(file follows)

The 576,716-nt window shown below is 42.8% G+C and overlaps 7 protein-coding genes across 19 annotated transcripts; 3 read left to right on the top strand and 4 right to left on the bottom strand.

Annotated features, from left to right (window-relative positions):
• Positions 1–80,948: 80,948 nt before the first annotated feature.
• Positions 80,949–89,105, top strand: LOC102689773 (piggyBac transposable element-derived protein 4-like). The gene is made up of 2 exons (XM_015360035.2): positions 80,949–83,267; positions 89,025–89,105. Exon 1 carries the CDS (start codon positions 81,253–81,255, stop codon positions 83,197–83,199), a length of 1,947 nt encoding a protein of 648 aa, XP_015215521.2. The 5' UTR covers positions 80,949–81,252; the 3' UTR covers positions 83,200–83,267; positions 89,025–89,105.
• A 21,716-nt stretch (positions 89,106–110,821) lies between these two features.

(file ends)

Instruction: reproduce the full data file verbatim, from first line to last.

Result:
The 576,716-nt window shown below is 42.8% G+C and overlaps 7 protein-coding genes across 19 annotated transcripts; 3 read left to right on the top strand and 4 right to left on the bottom strand.

Annotated features, from left to right (window-relative positions):
• Positions 1–80,948: 80,948 nt before the first annotated feature.
• Positions 80,949–89,105, top strand: LOC102689773 (piggyBac transposable element-derived protein 4-like). The gene is made up of 2 exons (XM_015360035.2): positions 80,949–83,267; positions 89,025–89,105. Exon 1 carries the CDS (start codon positions 81,253–81,255, stop codon positions 83,197–83,199), a length of 1,947 nt encoding a protein of 648 aa, XP_015215521.2. The 5' UTR covers positions 80,949–81,252; the 3' UTR covers positions 83,200–83,267; positions 89,025–89,105.
• A 21,716-nt stretch (positions 89,106–110,821) lies between these two features.